But there's hope, according to Dr. David Glass of Kent State University. Apparently, we all run on biological clocks, and when they get out of sync, we're more susceptible to accidents and illness. But Glass has an Rx for relief on this front, a way we can all get ready for the switch: Steps Help Brain Adjust to Daylight Saving
The hamsters used in the research are healthy and happy, Glass says, and they exercise regularly on a wheel. It turns out that when the animals are running, they release more serotonin, and "serotonin plays a major role in terms of controlling the timing of the clock itself," he adds.
The same thing happens in humans.
"If you were to go out and run, or even take a brisk walk, we know that would stimulate serotonin release in the brain," Glass says. "That has a number of different effects, including for a lot of folks, alleviating depression."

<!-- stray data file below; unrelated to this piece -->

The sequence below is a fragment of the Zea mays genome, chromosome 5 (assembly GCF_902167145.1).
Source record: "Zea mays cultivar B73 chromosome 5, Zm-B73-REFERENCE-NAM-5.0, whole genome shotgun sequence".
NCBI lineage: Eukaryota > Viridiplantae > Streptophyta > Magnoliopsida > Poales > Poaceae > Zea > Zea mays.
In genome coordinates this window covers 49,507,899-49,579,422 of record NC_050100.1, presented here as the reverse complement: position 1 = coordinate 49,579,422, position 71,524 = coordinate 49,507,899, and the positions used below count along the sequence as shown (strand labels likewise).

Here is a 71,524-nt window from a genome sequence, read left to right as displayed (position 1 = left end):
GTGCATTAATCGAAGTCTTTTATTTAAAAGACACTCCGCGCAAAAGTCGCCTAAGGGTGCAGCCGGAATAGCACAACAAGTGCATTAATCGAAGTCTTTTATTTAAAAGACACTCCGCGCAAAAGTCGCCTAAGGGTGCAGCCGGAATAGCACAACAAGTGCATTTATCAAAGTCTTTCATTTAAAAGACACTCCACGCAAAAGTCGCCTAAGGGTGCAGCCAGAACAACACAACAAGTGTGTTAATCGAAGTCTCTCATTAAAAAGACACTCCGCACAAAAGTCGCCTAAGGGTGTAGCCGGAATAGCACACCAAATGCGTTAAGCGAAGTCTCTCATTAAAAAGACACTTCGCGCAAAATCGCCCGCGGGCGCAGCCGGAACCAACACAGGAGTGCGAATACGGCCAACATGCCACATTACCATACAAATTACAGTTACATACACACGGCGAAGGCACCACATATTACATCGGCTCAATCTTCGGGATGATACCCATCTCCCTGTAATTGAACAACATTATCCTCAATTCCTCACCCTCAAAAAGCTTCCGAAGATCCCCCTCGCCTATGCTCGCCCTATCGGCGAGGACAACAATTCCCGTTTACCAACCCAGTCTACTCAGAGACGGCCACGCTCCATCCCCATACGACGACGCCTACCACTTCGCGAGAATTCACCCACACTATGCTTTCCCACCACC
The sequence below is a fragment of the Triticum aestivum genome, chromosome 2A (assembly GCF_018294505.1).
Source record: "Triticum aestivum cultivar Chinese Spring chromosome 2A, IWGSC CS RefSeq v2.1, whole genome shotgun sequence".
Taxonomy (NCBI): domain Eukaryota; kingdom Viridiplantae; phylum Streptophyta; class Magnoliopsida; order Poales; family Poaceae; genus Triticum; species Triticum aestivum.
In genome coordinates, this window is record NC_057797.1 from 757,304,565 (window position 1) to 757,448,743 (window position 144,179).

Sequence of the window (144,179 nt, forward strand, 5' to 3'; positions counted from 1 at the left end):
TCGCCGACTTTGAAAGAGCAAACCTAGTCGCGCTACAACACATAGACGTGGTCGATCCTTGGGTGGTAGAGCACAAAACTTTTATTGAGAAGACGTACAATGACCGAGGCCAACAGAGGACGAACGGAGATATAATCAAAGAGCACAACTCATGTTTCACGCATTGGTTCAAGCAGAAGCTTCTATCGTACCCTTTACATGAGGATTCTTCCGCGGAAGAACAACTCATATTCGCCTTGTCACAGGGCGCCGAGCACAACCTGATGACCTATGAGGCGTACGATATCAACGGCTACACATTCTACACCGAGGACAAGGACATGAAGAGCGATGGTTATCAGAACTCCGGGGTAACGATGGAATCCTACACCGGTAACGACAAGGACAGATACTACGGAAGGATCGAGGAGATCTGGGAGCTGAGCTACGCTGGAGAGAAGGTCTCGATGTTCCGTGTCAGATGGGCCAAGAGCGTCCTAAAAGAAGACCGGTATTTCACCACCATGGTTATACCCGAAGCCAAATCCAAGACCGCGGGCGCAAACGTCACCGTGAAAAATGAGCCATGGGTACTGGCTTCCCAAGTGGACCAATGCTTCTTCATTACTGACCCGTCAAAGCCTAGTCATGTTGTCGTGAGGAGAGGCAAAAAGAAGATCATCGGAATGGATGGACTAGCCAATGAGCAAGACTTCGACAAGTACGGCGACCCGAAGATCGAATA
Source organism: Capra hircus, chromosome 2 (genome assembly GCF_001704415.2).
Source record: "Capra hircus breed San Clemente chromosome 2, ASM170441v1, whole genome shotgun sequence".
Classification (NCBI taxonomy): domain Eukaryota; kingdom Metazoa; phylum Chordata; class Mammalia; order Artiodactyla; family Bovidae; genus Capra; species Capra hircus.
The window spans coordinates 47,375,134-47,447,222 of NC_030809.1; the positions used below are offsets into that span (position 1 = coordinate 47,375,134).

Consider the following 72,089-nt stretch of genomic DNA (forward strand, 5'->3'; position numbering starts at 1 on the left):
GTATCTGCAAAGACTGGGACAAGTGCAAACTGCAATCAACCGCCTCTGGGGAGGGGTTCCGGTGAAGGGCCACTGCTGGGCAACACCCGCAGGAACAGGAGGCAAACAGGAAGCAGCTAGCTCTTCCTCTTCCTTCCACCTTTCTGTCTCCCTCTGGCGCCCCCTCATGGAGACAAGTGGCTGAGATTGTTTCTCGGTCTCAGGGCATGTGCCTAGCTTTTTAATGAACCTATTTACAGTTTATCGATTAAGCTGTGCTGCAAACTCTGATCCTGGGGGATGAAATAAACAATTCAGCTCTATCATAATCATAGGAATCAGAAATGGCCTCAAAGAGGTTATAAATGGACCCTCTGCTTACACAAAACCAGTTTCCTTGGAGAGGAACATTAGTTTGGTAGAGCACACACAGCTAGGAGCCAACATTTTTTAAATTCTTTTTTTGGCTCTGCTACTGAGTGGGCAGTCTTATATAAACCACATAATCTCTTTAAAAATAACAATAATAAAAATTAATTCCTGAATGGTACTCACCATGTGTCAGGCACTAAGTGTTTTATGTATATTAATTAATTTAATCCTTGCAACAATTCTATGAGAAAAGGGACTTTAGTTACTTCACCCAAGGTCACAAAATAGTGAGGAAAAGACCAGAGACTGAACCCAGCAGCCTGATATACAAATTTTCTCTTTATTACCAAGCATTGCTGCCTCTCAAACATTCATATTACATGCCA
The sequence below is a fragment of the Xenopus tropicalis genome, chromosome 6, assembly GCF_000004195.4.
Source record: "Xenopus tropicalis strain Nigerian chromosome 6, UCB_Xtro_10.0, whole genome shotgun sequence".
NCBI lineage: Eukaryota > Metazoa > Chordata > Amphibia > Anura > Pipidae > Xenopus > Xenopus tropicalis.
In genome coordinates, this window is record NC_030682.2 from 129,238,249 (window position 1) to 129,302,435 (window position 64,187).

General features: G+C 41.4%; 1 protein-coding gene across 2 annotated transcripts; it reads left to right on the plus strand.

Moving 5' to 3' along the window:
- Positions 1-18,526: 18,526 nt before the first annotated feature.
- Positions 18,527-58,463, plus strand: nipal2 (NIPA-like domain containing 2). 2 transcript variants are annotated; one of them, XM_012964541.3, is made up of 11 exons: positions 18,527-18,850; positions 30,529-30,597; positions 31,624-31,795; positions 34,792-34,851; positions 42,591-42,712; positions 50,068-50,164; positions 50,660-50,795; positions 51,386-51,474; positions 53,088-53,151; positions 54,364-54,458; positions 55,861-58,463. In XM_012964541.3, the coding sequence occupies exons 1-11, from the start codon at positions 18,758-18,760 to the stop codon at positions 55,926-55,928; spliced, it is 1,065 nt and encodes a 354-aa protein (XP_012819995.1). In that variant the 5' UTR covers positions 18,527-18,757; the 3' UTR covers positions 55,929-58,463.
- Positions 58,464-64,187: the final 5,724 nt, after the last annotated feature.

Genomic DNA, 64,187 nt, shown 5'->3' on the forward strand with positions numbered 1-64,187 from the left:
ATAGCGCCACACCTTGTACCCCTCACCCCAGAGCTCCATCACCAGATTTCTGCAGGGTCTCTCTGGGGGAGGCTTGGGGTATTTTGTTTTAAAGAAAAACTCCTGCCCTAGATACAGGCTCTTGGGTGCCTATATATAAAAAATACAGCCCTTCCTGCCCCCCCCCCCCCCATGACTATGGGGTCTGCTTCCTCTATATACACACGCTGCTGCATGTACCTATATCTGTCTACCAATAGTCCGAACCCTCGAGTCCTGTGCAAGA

It also resets the clock, so exercise is part of his formula for dealing with jet lag, or even a time change of one hour.
So Saturday afternoon, he says, go out and get some exercise.
"A brisk walk will release serotonin and other types of neurotransmitters that will phase-advance the clock," he says.
You might also pick up a melatonin pill, which functions similar to serotonin, from your local drugstore and "pop that right after your walk."
Finally, when you get up Sunday morning, expose yourself to a reasonably bright light for an hour or two.
I'm definitely going to do this. It's certainly worth a shot, and if it actually works, it will save me six months of miserable mornings.